Philippine gov’t hits New York Times for defending Rappler

Paterno Esmaquel II
Philippine gov’t hits New York Times for defending Rappler

Martin San Diego

'Efforts to impute political motivation' to the case of Rappler 'do a great disservice' to SEC, says Philippine Ambassador to the US Jose Manuel 'Babe' Romualdez

MANILA, Philippines – The Philippine government criticized the New York Times (NYT) for releasing an editorial that defended Rappler after the Securities and Exchange Commission (SEC) revoked the license of the social news network.

The New York Times editorial, published on January 17, urged the world to condemn an “effort to silence independent voices” in the Philippines.  

The editorial also said President Duterte “should be condemned first and foremost for his blatant violations of human rights.”

Philippine Ambassador to the US Jose Manuel “Babe” Romualdez denied, however, that there is a “political motivation” behind the SEC ruling on Rappler.

In a letter to the editor published by the NYT on Wednesday, January 24, Romualdez said SEC chairperson Teresita Herbosa is “a person of unimpeachable character.” 

He also described her as “highly respected within legal and policy circles for her commitment to the rule of law and to the public interest.”

“Efforts to impute political motivation to this case do a great disservice to Ms Herbosa and the institution she leads,” Romualdez said.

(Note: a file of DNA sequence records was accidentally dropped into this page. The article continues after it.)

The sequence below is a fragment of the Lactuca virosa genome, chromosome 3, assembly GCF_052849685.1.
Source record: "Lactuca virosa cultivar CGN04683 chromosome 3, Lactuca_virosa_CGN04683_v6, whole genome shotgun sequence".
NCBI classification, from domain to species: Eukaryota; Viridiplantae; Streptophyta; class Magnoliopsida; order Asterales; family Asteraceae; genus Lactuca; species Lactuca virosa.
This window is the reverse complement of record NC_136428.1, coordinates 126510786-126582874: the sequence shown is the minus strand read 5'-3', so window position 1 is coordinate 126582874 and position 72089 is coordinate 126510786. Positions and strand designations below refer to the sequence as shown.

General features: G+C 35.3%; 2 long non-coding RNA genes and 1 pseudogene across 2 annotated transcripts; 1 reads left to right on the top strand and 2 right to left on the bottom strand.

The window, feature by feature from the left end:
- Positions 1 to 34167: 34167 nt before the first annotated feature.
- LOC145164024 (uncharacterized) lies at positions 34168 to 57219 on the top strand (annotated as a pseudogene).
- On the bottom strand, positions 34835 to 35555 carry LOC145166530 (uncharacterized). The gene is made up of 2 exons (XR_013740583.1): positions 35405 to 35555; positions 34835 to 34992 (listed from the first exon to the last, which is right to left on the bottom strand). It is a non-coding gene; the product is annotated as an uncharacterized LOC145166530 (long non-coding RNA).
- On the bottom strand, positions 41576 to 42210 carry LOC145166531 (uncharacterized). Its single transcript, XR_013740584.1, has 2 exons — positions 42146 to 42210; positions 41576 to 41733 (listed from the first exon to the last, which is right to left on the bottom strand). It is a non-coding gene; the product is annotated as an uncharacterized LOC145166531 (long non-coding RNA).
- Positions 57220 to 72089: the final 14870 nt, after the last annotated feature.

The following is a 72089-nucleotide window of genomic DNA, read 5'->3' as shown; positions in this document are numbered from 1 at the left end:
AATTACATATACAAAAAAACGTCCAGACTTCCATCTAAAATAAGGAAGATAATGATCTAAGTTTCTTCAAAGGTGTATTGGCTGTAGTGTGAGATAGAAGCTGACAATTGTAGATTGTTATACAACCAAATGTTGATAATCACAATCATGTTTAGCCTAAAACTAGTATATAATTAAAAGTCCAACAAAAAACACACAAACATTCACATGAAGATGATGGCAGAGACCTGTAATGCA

“The commission’s decision is about upholding the law. It has no bearing on the state of press freedom in the Philippines, where thousands of broadcast stations and newspapers continue to operate unhampered,” he explained.

“We respect the SEC’s decision. No one, including media organizations, should be exempt from complying with the law,” said Romualdez, a prominent media personality before joining the Philippine government.

International groups, such as Human Rights Watch and the International Commission of Jurists, earlier slammed the SEC ruling as a blow to press freedom in the Philippines. 

Vowing to contest the SEC ruling, Rappler said, “We will hold the line.” –

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Paterno Esmaquel II

Paterno R. Esmaquel II, news editor of Rappler, specializes in covering religion and foreign affairs. He obtained his MA Journalism degree from Ateneo and later finished MSc Asian Studies (Religions in Plural Societies) at RSIS, Singapore. For story ideas or feedback, email him at